John Hinckley, Jr., now 61, the man who attempted to assassinate President Reagan, is being freed from a psychiatric hospital to live full-time with his mother in Virginia. The word came through a federal court order by U.S. District Judge Paul L. Friedman of Washington on Wednesday. Hinckley’s underlying major depression and psychotic disorder are said to be in full remission, as they reportedly have been for the last twenty years.

As I have said before many times, mental illness is one of the two top causes of gun violence. The other is terrorism. Guns themselves are irrelevant.  I believe John Hinckley would have used another potentially lethal weapon to try to kill President Reagan, when he was delusional and violent, had he not used a firearm. 

Mental illnesses like Hinckley’s are more often than not, quite treatable, and it is entirely credible that the symptoms of his illness may now be gone and may never return. 

Psychotherapy, combined with medications, can alleviate profound depression, bipolar disorder and many other conditions.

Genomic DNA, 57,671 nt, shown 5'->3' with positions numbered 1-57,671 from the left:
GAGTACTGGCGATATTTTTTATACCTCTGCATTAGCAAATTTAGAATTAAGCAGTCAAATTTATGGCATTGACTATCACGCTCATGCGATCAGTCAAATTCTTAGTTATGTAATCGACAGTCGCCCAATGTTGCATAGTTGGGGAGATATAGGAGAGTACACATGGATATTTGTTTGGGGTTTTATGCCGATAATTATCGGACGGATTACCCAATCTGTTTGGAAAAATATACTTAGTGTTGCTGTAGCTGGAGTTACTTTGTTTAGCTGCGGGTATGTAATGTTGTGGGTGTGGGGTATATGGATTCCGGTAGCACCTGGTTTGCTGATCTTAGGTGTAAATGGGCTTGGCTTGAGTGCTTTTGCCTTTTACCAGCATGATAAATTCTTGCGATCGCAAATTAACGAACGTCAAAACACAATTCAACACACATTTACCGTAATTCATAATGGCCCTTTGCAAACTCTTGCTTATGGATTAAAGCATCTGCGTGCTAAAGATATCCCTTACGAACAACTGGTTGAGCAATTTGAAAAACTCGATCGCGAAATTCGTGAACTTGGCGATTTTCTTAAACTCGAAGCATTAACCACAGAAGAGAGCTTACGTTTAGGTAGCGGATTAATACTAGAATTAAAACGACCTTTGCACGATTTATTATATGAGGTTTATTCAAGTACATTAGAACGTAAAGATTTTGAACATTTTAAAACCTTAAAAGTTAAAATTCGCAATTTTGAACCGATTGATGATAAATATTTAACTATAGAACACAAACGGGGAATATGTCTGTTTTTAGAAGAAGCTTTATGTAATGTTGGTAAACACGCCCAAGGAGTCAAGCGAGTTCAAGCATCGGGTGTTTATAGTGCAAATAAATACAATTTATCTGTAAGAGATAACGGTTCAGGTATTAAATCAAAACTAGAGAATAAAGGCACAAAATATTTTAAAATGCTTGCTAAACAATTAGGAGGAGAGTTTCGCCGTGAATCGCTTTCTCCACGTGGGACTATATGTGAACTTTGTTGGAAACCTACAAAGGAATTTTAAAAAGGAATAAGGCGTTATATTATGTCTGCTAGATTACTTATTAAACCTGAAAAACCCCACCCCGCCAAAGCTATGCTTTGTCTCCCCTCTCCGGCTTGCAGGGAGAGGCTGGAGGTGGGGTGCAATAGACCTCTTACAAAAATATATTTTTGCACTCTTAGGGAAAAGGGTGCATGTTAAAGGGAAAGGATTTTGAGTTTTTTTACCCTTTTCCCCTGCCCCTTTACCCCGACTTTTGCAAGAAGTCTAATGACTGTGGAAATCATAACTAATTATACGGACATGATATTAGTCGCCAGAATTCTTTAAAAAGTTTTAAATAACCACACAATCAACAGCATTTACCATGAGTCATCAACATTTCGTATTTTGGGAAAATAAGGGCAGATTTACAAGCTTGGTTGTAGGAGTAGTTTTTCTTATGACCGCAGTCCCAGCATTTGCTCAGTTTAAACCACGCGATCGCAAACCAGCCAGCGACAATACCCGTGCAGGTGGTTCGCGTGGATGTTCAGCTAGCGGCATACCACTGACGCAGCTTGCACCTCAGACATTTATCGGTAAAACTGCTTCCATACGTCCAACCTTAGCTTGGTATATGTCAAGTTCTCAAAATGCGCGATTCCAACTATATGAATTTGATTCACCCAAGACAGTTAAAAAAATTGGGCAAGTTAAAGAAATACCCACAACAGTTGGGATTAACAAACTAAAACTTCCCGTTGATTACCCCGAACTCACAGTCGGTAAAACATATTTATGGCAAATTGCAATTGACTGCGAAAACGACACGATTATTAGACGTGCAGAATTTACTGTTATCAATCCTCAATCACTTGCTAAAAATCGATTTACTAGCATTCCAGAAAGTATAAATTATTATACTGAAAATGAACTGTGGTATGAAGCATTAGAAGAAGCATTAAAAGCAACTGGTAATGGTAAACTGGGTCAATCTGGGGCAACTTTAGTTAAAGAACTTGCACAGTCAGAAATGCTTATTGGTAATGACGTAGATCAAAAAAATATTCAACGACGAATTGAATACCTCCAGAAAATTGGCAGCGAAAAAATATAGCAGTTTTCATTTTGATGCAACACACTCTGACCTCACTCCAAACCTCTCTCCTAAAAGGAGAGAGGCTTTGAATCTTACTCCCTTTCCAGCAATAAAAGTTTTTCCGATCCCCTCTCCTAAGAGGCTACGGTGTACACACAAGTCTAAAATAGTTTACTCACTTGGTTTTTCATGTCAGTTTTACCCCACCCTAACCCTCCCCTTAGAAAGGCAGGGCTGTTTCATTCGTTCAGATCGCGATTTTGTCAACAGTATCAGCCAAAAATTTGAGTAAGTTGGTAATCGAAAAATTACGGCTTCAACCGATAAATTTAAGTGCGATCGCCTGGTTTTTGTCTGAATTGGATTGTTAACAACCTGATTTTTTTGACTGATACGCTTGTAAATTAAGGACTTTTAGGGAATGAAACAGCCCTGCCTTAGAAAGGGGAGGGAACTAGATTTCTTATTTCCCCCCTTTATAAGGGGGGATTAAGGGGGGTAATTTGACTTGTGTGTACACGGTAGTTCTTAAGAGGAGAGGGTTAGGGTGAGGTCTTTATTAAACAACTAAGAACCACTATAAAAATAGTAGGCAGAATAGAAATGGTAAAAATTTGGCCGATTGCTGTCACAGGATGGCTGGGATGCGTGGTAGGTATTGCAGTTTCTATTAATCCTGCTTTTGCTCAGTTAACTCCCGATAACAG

Good psychiatric treatment, made properly available, will beat gun control for preventing lethal or near-lethal violence, hands down, period.

Sadly, Hinckley’s treatment came after he wounded the President, shot Press Secretary James Brady in the head and shot two others.

Certainly, it would be foolish not to follow John Hinckley’s clinical condition carefully, being vigilant for any signs of a recurrence of his symptoms.  And it is just as profoundly foolish that we have left our fragmented, sorry excuse for a mental health care system in ruins, with reprehensible cracks big enough for many ill and violent individuals to slip through—often, through no fault of their own.

Let me put it this way, just to underline my point:  I would much rather allow John Hinckley to own a firearm while remaining under rigorous psychiatric treatment and monitoring, than I would to allow him to discontinue psychiatric treatment while remaining unarmed.  (In his case, of course, we need not make the decision).

Good psychiatric treatment, made properly available, will beat gun control for preventing lethal or near-lethal violence, hands down, period. 

Psychiatry can and does, routinely, cure men like John Hinckley.  And it can also prevent events like the one that almost cost us one of the greatest presidents of all time.

Dr. Keith Ablow is a psychiatrist and member of the Fox News Medical A-Team.